Jennifer James: Unkind cuts to kindy

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Jennifer James says she fears for the future of free kindergartens.

By Jennifer James

I was a "Kindy Kid" and I remember my kindy days with great affection.

I went to kindy in a big old brick building that was probably a bit dilapidated, the teachers and the association were no doubt trying to find money to fix it, but I was blissfully unaware.

I remember a teacher called Pat who smelt of patchouli (it was the 70's after all), taking the guinea pig home for the holidays and the vast collection of dress ups. I also remember that sometimes the teachers opened up the enormous iron gates and let us out (freedom!) to run down the hill and play on the swings and slides in the park.

Looking back I now realise that the teachers did that because we had no play equipment (a sand pit and an outdoor area, but no swings and slides).

How has kindy survived as long as it has? I think the answer lies in its core values: for kids not for profit, quality, do more on less and provide passionate, committed and professional teachers for all children. It is this passion which has kept the free kindy train chugging along.

The problem with privatisation is it's a passion killer. The Ministry of Education has, effectively, washed their hands of the responsibility for public kindergartens.

They divulged all the power and responsibility to the Kindergarten Associations, but not all the money. John Key said 80 per cent qualified teachers is "good enough" (therefore lowering the funding to associations from 100 per cent down to 80 per cent) but, Mr Key, where has "good enough" lead us to? It has lead kindergarten associations across the whole country to pass the funding squeeze on to individual kindys, many of whom are now facing teacher job cuts, teacher hour reductions, disestablishment of support workers, the death of sessional kindy, fee plan suggestions, opening up private, profit driven centres under the kindergarten name.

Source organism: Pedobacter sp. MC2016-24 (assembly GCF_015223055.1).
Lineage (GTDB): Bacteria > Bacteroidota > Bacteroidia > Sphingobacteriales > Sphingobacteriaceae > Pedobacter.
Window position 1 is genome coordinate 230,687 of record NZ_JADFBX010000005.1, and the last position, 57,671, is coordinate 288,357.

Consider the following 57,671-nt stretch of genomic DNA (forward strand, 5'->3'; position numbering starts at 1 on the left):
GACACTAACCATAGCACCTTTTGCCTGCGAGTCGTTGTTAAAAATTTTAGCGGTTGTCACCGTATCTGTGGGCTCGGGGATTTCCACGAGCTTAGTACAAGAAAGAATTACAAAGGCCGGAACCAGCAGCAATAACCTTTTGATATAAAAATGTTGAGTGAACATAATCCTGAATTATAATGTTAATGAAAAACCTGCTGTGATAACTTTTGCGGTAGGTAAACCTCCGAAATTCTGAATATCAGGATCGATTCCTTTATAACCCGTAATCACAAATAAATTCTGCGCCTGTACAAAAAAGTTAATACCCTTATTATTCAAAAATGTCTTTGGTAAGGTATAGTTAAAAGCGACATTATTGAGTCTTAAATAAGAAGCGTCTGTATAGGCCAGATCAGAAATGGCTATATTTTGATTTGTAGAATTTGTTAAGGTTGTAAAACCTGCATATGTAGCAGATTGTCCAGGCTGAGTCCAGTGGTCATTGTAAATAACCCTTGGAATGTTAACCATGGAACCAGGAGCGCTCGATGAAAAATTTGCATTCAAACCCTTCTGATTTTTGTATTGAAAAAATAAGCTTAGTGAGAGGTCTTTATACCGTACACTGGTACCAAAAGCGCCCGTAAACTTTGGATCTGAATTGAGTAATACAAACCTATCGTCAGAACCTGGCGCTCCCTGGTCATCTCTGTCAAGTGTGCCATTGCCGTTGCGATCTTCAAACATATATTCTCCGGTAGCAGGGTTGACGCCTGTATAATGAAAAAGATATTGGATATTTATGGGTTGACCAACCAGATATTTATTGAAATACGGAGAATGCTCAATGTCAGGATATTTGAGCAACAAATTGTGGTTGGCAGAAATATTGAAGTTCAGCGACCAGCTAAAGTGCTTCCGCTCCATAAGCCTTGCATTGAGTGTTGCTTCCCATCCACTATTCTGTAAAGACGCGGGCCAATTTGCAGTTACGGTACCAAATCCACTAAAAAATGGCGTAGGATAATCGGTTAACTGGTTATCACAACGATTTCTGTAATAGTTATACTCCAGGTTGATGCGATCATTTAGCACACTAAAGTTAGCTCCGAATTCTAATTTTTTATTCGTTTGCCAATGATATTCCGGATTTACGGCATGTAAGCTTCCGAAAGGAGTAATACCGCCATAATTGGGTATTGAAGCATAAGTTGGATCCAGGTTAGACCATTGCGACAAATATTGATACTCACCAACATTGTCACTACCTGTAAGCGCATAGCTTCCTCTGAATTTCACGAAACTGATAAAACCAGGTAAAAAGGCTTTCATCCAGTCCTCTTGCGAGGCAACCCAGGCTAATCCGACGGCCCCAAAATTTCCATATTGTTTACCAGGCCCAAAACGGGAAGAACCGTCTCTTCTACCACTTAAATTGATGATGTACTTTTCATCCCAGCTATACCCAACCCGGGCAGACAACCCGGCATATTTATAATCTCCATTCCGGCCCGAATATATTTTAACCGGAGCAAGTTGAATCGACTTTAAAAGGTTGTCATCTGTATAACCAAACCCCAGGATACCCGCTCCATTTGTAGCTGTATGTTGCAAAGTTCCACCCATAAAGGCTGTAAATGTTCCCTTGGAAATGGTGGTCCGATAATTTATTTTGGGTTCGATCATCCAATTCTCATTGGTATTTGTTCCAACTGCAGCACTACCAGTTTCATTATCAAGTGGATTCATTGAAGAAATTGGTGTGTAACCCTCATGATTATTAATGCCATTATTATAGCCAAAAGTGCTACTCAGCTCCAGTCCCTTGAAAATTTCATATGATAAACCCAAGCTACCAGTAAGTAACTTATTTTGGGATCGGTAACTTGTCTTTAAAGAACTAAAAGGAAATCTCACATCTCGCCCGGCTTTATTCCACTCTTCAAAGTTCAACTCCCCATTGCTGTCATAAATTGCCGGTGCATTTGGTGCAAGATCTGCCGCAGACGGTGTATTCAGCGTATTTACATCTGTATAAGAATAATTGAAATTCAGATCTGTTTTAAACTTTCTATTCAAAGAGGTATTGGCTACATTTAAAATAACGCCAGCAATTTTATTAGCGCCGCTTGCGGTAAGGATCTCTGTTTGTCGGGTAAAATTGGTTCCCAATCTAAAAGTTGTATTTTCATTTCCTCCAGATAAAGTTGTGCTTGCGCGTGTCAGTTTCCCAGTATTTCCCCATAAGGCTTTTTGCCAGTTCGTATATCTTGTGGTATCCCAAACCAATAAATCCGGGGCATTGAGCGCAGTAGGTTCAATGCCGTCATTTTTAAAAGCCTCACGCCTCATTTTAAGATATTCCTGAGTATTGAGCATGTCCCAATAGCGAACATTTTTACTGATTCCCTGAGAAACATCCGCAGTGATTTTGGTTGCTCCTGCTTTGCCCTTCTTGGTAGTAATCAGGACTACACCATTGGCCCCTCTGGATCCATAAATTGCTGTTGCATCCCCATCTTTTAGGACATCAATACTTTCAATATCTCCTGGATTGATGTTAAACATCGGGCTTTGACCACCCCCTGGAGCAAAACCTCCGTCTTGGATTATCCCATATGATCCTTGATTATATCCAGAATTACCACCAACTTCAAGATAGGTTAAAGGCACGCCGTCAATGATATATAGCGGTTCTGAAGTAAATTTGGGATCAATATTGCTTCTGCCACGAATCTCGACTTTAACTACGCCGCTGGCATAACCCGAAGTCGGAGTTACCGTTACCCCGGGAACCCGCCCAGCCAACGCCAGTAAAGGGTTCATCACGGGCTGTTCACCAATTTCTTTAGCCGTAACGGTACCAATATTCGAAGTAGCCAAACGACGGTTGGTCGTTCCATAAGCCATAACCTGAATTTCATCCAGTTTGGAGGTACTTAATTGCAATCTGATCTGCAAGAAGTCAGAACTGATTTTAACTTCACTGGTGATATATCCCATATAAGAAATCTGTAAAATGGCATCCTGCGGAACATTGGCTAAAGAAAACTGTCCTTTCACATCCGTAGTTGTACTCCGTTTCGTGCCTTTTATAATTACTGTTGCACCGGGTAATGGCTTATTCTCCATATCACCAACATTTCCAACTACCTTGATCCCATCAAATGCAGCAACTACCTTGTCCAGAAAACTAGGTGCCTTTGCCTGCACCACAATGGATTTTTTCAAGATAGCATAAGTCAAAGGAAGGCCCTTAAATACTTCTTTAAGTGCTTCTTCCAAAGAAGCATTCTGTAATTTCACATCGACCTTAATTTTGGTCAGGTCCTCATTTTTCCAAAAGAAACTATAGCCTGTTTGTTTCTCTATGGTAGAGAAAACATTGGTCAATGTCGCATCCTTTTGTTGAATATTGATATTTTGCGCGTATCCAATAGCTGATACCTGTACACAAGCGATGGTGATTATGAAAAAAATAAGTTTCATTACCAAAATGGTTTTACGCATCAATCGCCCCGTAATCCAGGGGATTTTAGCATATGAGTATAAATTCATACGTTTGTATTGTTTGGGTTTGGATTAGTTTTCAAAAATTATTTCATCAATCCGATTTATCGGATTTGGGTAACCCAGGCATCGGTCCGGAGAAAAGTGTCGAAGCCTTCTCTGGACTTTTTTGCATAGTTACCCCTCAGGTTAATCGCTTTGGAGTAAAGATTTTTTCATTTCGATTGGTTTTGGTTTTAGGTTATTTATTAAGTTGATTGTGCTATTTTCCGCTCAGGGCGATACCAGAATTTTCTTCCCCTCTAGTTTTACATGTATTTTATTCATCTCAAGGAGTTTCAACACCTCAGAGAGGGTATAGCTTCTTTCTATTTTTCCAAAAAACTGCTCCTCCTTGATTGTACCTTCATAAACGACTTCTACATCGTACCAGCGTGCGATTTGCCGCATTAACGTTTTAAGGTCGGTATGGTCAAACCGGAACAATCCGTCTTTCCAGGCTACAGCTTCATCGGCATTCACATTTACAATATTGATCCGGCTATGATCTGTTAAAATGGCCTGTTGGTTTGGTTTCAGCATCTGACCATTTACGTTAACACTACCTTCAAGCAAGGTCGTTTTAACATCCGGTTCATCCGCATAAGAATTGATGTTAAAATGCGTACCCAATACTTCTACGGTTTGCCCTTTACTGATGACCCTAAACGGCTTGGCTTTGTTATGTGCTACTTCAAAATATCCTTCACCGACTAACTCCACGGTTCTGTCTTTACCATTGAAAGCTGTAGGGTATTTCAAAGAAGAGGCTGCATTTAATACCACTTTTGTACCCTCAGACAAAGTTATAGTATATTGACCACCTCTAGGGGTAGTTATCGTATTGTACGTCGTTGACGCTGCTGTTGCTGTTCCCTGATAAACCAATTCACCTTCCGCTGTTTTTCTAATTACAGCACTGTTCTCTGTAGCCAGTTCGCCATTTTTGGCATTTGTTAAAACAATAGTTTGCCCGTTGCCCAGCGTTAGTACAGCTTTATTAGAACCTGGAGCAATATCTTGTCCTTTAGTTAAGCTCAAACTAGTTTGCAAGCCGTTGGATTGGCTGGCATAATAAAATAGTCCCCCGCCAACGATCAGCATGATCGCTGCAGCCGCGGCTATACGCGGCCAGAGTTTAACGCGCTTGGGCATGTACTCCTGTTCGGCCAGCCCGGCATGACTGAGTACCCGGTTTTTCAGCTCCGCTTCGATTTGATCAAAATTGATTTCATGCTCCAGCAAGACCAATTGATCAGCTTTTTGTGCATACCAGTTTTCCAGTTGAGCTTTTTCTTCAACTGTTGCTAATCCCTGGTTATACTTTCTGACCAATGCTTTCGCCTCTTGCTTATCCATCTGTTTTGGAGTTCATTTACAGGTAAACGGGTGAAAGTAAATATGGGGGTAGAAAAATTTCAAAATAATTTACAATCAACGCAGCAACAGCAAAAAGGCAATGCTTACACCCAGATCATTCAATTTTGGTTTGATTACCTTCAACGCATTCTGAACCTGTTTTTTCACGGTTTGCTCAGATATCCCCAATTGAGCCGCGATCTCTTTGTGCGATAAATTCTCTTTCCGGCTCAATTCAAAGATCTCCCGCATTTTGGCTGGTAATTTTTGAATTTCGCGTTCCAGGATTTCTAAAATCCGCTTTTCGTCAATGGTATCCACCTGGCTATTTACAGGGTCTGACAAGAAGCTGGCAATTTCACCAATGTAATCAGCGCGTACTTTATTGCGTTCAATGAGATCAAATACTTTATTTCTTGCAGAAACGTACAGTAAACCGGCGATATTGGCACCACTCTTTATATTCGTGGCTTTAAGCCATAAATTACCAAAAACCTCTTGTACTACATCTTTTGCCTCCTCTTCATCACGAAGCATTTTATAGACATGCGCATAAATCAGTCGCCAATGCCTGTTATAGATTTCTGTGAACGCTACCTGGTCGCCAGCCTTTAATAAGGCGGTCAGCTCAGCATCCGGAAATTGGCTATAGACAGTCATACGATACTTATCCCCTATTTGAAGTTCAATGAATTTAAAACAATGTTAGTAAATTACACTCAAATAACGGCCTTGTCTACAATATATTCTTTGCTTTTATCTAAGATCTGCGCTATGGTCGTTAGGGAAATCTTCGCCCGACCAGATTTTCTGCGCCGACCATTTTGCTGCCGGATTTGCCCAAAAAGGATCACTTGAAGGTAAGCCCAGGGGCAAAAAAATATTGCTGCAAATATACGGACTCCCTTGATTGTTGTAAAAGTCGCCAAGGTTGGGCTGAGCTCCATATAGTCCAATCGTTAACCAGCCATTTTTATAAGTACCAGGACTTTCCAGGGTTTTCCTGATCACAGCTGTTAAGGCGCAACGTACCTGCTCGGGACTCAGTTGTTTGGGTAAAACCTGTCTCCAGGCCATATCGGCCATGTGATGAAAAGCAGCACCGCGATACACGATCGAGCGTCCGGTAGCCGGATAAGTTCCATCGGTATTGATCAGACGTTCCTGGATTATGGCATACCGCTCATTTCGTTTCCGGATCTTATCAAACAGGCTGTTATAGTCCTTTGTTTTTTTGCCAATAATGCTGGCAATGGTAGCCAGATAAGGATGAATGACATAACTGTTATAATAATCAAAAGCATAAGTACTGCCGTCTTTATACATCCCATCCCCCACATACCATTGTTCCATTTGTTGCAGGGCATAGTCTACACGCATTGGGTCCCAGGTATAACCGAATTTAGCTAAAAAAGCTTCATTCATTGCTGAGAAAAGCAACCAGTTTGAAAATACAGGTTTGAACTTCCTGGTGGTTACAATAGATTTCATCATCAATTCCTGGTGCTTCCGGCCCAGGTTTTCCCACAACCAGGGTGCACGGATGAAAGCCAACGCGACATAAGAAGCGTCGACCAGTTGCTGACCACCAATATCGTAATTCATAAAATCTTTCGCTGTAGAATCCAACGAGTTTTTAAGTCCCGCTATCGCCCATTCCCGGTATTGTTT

Associations, rightly, remain committed to keeping their kindys running with 100 per cent qualified teachers; but this of course means a deficit of 14 per cent has to be made up for from somewhere.

My problem with this is that free kindergartens are not a business, they are a charitable trust and not for profit needs to be the core premise.

By the time the financial wizards and the HR consultants have finished their contracts with the kindergarten associations they will have fixed the problem of the missing 14 per cent and created a surplus on top of that.

There will be a lot of self congratulatory pats on the back and probably some promotions for association managers and team members for "getting the finances in a very healthy state". In terms of money it will be a sticking plaster: covering up the problem until another time in the future when the natural ebb and flow of government policy brings more funding issues to the fore again.

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Meanwhile, in the actual kindys, children are falling through the cracks because the teacher-child ratio has dropped.

Children with special needs will be without their support worker, parents who want sessional kindy won't have that option any more and teachers themselves will be working harder for the same hours but less money.

So, you may well ask, what do we do then? What is the answer to keeping public kindy viable in this highly competitive sector, where private daycares are multiplying like bunnies; many of whom are now owned offshore and return a profit which would make your eyes water.

To me the answer is in the question itself. We keep it public. We keep our core values as these values are the string to our bow in an increasingly competitive sector.

We lobby the Government to reinstate 100 per cent qualified teacher funding, to lift the freeze on the funding increase and to give us back our special place in the education sector.

We ask kindergarten associations to ditch the business model and make cuts from the top, not the bottom, they must lead by example and cut a bit from their assets and overheads first.

We raise the profile of the kindergarten teacher in the media and re educate the public on the vital role that kindergarten education plays in our children's development.

Research upon research has been carried out on how the early years shape our lives. Kindergarten education provides children with multiple benefits and not just in terms of cognition but also our social development, our social conscience and our overall personal growth and wellbeing.

My last child finishes her kindergarten education at the end of the year, I will never be a "kindy mum" again; so maybe you could ask why do I care? I care because I want my mokopuna to experience what I had, what my children had and I care because I want it for your children and grandchildren.

I care because, for some kids, kindy isn't just important: it is vital, it is their safe place. I care because every New Zealander should have the right to grow up and have the magic memories I have.

- Jennifer James is a Waipawa mother and primary school teacher.

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